Marine Le Pen called the results of last weekend’s French local elections an “earthquake” – co-opting a phrase used about her father’s accession to the second round of the presidential elections in 2002. There is no doubt that the Front National did well in the first round on Sunday, winning in one town in the north and sending up to 229 candidates to the second round next weekend, almost doubling its 1995 record. For Le Pen, Sunday confirmed “the end of the bipolarisation” of French politics: “the French had freed themselves from the obsolete Left/Right choice”.
The reporting of these elections had the FN all over it. For centre-left Libération “the Front National is at the centre of the game”. Right-wing Le Figaro stressed the FN’s breakthrough – Steeve Briois, winner in formerly left-wing Hénin-Beaumont, was a symbol of this “blue Marine” wave. Le Monde ran countless articles analysing this potential “earthquake” while Le Parisien featured a prominent picture of Le Pen’s advisor Florian Philippot. The FN even made the front page of the Wall Street Journal, and many other newspapers across the globe.
The FN has undoubtedly done very well in some towns, but in the current state of high discontentment, the national average of 7% demonstrates the limited appeal of the party, apart from its most prominent figures. Overall, the FN is unlikely to win in more than 10 communes this weekend, far from significant in a country with 36,000 mayors. Yet, for the Nouvel Obs, these elections represent a “new age for the extreme right”, applying the wrong conclusion to an otherwise correct diagnosis.
To explain the FN’s results, journalists rightly highlighted the latest developments of the ongoing political crisis in France: the failure of the left to offer the alternative many wish for and reverse the rise in unemployment; the inability of the moderate right to rebuild itself after Sarkozy’s 2012 defeat; the corruption scandals on both sides of mainstream politics; and of course, the normalisation of the FN’s rhetoric, dramatically accelerated under Sarkozy’s presidency.
Yet, while it achieved 7% nationally, the overall performance of the extreme right party was mixed, and it failed to resonate beyond its traditional heartland in the north and south-east. Such figures, while indeed impressive and a testament to the recent rise of the FN, should therefore prompt more caution that has been seen in the French media since Sunday evening.
There is little doubt that the current political mood in France is fertile ground for parties such as the FN, which capitalise on discontentment through their “neither left nor right strategy”. In contemporary French society, appearing to be against the “establishment”, separated from the decisions made by successive governments and their inability to shake France out of the crisis, is certainly an electoral bonus.
The picture could hardly be gloomier, and yet more favourable for the extreme right. A recent CEVIPOF poll estimated that trust in political parties was at an all-time low 11%, with a massive 87% of respondents declaring that politicians cared little or not at all about “people like them” (up from 81% in 2009). Some 69% believed that democracy in France does not work very well or at all (up from 48%). Playing into the traditional extreme right theme of democracy in crisis, only half of the respondents felt they “have control over their own future” (51%) and a mere 34% felt positive for their future.
In this deeply sceptical environment, and with 60% of respondents declaring they have no faith in either the left or the right to lead the country, there is clearly space for an alternative to emerge. However, in this favourable context for alternative and protest parties alike, the FN has so far failed to make convincing headway into the discontented, with abstention rising even faster than Le Pen’s result.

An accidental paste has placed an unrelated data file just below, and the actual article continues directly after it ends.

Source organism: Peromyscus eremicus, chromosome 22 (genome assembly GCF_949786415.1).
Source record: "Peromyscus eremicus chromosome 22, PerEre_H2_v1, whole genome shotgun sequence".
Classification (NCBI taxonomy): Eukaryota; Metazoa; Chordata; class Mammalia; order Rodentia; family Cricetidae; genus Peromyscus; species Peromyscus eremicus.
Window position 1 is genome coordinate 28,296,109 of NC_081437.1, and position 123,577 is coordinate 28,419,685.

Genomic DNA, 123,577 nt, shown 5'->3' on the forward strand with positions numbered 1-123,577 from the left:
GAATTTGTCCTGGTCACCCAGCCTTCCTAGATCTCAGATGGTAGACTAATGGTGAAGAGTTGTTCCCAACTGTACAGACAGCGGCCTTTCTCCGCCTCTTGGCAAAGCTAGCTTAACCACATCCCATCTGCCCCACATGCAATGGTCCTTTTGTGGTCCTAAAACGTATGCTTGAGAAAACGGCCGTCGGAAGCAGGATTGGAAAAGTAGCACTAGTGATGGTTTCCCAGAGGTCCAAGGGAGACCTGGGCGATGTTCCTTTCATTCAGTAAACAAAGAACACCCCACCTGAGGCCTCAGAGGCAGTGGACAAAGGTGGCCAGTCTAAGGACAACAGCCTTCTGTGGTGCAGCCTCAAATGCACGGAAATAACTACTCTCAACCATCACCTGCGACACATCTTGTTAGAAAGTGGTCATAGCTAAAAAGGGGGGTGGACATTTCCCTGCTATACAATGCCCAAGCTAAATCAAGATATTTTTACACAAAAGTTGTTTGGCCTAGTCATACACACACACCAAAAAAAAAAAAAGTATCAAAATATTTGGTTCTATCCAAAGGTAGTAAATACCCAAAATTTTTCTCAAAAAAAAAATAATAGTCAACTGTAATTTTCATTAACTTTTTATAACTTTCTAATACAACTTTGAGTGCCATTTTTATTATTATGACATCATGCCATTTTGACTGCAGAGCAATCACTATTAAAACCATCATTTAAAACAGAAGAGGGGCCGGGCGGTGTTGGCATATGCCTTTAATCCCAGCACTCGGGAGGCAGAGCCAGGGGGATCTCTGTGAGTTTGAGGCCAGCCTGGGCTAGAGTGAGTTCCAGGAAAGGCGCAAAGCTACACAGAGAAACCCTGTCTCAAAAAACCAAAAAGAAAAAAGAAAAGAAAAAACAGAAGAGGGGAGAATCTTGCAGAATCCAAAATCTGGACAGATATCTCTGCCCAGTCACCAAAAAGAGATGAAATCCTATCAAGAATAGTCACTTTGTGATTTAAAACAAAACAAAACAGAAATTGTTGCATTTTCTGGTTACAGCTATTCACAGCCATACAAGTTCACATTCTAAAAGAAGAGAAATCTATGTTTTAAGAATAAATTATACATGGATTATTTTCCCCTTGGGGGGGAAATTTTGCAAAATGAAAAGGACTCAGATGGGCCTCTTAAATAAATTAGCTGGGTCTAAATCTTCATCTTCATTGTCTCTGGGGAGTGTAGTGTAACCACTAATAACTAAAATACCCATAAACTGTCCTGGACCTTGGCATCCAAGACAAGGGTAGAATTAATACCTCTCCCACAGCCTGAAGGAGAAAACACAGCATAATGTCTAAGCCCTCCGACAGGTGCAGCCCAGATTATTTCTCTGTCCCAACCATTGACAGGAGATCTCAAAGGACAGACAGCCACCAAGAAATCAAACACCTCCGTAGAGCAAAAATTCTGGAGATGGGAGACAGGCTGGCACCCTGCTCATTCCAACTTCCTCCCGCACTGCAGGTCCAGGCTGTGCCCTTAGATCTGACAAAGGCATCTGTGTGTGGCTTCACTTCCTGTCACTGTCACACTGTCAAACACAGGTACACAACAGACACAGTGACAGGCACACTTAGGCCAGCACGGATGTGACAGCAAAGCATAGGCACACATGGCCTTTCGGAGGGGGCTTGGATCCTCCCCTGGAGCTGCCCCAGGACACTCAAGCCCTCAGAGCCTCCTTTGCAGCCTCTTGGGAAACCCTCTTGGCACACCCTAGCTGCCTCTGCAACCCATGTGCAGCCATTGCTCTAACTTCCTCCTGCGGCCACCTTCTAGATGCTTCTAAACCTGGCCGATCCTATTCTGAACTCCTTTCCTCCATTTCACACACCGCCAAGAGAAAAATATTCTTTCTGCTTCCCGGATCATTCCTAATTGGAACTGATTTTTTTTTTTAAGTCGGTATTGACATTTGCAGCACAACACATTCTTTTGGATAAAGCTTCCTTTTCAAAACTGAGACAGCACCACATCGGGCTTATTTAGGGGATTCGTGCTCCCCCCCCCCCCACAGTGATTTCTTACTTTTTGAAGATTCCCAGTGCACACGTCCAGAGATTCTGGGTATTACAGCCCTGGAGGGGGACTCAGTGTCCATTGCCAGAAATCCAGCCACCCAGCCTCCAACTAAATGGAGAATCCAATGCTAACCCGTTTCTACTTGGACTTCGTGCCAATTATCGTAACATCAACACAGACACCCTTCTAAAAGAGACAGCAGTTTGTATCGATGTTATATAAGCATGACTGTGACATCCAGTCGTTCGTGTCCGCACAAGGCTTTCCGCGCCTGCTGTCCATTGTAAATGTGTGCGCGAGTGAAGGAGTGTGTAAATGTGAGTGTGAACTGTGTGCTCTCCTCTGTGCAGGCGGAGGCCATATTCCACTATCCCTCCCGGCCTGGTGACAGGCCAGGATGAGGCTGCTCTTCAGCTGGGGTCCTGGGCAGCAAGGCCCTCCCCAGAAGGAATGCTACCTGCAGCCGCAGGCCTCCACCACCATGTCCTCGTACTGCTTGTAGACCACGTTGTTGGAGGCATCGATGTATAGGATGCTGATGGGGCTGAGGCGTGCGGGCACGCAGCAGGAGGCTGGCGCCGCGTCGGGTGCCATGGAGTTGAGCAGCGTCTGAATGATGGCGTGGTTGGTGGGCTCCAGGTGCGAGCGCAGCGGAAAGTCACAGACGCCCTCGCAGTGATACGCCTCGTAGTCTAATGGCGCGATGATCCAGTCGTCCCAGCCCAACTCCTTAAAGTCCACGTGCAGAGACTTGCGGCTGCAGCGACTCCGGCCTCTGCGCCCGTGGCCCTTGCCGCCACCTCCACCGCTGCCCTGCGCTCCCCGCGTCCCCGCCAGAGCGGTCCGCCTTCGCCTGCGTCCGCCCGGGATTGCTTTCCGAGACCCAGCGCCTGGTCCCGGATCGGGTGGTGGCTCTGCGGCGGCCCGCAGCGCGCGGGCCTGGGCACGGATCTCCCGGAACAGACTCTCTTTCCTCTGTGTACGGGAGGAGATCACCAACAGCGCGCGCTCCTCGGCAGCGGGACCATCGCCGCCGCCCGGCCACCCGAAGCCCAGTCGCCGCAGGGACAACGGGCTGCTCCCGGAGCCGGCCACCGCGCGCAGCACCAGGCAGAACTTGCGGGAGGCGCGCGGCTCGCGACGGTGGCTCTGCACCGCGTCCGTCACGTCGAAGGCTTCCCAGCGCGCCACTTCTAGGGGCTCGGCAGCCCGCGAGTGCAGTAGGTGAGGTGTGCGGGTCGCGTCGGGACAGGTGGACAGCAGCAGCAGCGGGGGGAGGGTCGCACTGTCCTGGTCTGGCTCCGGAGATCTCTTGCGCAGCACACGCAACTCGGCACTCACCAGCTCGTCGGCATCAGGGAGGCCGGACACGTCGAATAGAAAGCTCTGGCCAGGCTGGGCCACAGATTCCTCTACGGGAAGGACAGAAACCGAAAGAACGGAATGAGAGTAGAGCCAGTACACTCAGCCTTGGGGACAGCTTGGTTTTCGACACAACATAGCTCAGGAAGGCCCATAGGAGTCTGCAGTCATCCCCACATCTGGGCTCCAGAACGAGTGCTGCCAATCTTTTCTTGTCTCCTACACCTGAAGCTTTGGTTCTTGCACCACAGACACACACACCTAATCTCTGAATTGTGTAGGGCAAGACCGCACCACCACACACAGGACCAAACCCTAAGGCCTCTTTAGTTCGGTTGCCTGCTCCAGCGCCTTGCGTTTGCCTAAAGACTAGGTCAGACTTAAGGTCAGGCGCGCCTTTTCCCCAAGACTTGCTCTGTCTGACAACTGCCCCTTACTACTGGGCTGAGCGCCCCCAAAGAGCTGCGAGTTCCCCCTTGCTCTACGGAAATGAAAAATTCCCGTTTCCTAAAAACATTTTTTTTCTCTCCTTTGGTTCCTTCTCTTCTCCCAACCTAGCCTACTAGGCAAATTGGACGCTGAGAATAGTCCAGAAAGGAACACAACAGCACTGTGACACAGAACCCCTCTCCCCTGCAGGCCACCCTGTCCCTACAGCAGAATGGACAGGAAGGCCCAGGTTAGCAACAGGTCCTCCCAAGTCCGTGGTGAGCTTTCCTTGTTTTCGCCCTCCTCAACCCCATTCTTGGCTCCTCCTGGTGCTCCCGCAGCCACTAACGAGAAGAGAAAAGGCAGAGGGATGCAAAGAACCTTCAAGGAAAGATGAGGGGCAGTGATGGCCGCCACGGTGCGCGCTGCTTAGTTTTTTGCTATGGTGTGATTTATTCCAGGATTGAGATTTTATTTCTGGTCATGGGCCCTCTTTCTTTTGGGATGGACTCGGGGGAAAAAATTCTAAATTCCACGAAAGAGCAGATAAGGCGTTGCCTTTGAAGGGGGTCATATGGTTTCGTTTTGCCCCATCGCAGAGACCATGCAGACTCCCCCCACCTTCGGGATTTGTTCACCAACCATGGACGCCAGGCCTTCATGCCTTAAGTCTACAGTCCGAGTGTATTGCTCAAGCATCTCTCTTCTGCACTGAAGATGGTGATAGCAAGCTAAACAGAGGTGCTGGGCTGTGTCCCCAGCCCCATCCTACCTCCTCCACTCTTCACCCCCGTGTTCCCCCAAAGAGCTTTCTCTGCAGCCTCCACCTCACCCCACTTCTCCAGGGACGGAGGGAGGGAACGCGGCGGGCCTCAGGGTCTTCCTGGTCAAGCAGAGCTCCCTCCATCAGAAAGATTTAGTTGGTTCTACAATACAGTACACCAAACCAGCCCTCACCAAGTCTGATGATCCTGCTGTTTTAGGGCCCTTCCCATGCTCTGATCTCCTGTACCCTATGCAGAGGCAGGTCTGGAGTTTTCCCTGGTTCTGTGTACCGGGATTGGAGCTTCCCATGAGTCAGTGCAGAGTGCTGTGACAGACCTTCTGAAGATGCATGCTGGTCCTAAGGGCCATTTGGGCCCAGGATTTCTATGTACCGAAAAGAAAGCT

Yet commentators have, for the most part, failed to resist jumping to hasty and sensationalist conclusions. In the 24-hour news cycle which forces many editors into simple, catchy, and often shocking headlines, what has been downplayed is perhaps the most important factor in the future of French politics. With 38.5%, abstention reached a new record (up 5% from 2008 and 8% from 1995).
Abstention is more than ever the largest “party” in France, far surpassing the FN. Therefore, while the threat of the extreme right party is very real, the solution to the democratic crisis in France, and in many countries in Europe, is not to be found in its exclusionary programme and neo-racist rhetoric. Instead, it demands a careful, deep and likely painful rethinking of our democracies and their current ills.
In this project, the media must reclaim its role as a guarantor of democracy, providing more than just a simplistic and convenient understanding of the news. More importantly, those who have felt abandoned by the system must regain faith in their ability to participate in and craft politics towards more progressive, inclusive aims – something which at present necessitates going beyond the simple act of voting and taking part in grassroots and global movements alike.
In the current situation, and while the public’s contempt for mainstream parties is often warranted, most are aware that the rise of parties like the FN is bad news for everyone. It is time for the voiceless to regain their voices, which have too often been hijacked by the extreme right, pretending to speak on behalf of the “silent majority”. Where such a debate is likely to lead, or whether it is even a possibility, is unknown, but it is part of a process essential to the return of a more positive Europe.
If nothing changes, with much of the media and politicians ignoring abstention and focusing instead on the FN, the extreme right is bound to continue in its process of legitimisation, while the growing discontented will remain unheard.